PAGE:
A NEO-CLASSICAL DELIGHT Putrius and Bauzys in Spring.
Festival Ballet Providence's intimate in-studio performances, Up Close on Hope, have always offered full and varied programs of short works by local and guest choreographers, many of them new to Rhode Island audiences (and/or their work is new). This fall's series, which continues Fridays and Saturdays through November 3, reminds us of another facet of the series: it introduces us to many new Festival dancers.

These newbies are sprinkled through the nine dances in the program. Ruth Whitney and Alan Alberto are soloists in Marius Petipa's Le Carneval de Venise and featured in Viktor Plotnikov's new piece Given, along with newcomer Casey Dolson. Whitney and Alberto execute classic steps with aplomb in Carneval: the spins, the lifts, the pirouettes, the jumps. What makes the extended pas de deux unusual is that four couples shadow the main pair; when Alberto takes his solo, the women frame his moves. When Whitney goes solo, the four men step out with lutes in hand and echo her turns across the stage. She also does some very tricky stepping variations while on point.

From the classical to the contemporary, Whitney and Alberto also succeed with Plotnikov's modern movements, his angular and unusual partnering, his spot-on timing. Dolson also does so; she adds an element of drama to a piece that projects somber moments as well as tender ones, with a baby doll passed among the five dancers, including Vilia Putrius and Mindaugas Bauzys as the older couple.

Back by popular request is Mark Harootian's homage to Regina Spektor, A Spektor of Things, set to three of her songs. The first movement features Festival veteran Jennifer Ricci (in her 22nd season), two newer dancers, Dylan Giles and Vincent Brewer, and two metal poles. Sometimes she is carried between them, stretcher-like; other times, she hangs by a knee and/or an arm, trapeze-like. She reaches toward the audience, desperate for solace; she struts past the pole-carriers, fed-up with their slim support for her sorrow. It's a terrific section.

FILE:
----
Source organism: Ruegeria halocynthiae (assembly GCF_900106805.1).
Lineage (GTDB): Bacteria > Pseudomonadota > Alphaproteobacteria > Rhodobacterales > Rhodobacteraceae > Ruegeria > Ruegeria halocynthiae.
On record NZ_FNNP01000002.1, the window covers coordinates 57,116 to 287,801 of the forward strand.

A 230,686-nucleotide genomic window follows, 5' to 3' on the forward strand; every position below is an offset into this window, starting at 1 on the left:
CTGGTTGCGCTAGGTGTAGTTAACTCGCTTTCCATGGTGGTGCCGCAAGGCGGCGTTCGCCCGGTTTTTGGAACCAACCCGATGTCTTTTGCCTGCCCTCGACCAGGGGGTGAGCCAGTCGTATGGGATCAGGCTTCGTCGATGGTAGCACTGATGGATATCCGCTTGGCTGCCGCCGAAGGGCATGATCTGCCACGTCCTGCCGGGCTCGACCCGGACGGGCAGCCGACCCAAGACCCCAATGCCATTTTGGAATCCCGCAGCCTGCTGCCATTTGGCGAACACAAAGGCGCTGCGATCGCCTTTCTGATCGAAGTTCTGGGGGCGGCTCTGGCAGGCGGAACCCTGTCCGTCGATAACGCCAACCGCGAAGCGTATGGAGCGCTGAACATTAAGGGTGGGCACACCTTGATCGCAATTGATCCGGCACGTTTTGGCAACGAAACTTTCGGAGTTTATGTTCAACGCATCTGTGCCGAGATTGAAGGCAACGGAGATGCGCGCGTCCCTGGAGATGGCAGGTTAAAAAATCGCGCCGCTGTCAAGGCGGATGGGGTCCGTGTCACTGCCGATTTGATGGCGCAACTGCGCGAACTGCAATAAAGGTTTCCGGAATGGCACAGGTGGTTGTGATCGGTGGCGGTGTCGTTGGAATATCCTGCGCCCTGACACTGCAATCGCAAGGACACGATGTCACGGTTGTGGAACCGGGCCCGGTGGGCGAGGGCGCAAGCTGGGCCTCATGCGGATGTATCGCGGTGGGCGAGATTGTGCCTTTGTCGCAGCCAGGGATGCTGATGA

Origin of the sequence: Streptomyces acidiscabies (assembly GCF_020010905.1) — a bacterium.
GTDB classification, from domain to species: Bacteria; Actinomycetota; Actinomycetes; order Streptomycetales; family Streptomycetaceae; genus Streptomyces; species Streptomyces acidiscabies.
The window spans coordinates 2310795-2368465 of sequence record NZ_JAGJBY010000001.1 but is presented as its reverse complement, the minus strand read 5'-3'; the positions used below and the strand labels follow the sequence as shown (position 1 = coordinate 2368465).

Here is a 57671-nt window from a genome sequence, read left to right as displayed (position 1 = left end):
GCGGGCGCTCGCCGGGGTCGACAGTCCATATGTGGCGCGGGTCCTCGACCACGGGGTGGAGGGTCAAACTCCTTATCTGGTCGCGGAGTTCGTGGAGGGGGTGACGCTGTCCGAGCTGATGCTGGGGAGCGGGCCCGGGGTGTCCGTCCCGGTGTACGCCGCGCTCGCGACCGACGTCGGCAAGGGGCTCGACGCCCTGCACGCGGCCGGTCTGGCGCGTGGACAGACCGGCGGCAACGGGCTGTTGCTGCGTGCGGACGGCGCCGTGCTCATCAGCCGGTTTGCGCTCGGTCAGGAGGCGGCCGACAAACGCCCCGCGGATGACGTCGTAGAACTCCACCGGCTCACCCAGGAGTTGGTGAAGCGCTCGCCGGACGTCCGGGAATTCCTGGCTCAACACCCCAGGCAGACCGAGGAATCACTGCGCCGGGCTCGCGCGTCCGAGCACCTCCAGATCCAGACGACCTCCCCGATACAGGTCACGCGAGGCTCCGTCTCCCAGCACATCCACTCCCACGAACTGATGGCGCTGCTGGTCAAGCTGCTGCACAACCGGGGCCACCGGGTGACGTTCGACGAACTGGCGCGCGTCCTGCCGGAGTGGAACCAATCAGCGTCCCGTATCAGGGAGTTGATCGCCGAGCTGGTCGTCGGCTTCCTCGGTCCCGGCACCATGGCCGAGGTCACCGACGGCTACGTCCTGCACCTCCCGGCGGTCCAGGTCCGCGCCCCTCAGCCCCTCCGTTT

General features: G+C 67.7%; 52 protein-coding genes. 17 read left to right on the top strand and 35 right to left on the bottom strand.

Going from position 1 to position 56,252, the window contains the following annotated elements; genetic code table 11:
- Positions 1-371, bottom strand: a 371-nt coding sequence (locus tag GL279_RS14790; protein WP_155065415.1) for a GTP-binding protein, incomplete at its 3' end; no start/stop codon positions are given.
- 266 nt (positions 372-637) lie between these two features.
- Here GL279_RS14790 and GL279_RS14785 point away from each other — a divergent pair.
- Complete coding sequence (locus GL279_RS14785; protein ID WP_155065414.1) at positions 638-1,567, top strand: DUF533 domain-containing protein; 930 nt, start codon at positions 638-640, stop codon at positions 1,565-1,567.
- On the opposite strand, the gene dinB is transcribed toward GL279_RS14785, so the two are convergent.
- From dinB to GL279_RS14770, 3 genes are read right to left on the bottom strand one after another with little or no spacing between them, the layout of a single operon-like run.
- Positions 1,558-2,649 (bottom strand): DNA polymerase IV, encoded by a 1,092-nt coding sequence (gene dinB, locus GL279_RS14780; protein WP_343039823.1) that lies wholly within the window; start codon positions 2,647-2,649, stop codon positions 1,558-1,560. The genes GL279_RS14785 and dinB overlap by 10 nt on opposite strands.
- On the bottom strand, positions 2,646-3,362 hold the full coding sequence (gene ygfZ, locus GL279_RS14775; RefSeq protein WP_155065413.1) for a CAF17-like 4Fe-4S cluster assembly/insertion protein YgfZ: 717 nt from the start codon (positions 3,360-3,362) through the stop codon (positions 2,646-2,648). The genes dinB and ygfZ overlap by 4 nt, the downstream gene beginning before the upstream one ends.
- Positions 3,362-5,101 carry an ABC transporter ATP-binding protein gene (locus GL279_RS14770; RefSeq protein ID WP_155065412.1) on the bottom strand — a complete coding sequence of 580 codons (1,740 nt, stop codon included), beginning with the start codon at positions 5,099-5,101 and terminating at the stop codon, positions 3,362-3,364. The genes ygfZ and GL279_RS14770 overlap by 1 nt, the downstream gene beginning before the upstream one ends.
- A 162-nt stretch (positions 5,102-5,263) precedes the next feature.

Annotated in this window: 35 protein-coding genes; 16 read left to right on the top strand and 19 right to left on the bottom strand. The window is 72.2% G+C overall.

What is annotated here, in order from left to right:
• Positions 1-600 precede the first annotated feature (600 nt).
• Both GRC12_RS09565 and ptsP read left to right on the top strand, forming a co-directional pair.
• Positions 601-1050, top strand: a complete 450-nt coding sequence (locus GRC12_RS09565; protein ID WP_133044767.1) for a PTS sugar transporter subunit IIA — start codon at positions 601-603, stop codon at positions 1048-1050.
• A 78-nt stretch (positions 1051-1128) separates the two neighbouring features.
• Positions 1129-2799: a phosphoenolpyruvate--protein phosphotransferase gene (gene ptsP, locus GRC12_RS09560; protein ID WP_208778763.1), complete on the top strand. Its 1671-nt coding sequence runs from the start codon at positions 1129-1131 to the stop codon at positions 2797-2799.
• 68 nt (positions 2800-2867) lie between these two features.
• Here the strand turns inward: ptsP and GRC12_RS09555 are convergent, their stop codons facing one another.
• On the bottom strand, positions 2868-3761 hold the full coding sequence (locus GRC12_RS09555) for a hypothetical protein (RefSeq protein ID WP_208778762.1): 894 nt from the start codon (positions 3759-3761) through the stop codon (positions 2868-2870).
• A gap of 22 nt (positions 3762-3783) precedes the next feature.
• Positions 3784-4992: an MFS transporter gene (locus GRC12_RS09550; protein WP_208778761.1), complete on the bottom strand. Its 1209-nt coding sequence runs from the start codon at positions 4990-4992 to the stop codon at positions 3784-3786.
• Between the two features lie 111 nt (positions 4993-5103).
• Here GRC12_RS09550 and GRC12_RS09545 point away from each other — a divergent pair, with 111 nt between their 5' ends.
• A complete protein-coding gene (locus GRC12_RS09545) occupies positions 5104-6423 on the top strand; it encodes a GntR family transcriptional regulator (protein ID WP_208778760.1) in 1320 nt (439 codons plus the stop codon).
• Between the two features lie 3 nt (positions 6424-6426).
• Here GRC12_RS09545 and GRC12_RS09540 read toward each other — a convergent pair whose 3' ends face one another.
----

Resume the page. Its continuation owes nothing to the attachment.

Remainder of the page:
But so are the other two movements, one a solo by Kirsten Evans, the other a duet with Tegan Rich and Ian Matysiak. Evans is graceful and expressive, even with the awkward, rag doll poses for her character. Rich steals the uptempo tune, her feet flexed when Matsyiak lifts her, eyes wide in surprise, hand-blowing kisses, her partner quite physically trying to push down her enthusiasm.

The most evocative piece was Gianni DiMarco's Casual Encounter, set to Vivaldi. Ricci and Ilya Burov meet each other on a bench and pursue their curiosity through flowing lifts, varied embraces (her body tucked around his middle as they spin), gentle hand gestures, even a pleading moment for the flirtation to last. It's wrenchingly romantic but not overdone.

Three more light-hearted pieces are quite different in style. George Birkadze's Dynamite, set to the electronic music of the Prodigy, is very fast and joyful, with almost jerky movements, legs sharply bent, even in lifts, and arms pointedly angled from elbows. Emily Loscocco stood out among the six dancers, and she returned to play a feisty Kate to Ilya Burov's determined Petruchio in Birkadze's Taming of the Shrew (also set to Vivaldi). The third is Egidijus Domeika's Spring, danced with an ease and lightness by Putrius and Bauzys that makes this neo-classical pas de deux a delight.

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Related: Festival Ballet's emotional, sensual Carmen, Festival Ballet's latest 'up CLOSE on HOPE', Getting up close at Festival Ballet, More more >
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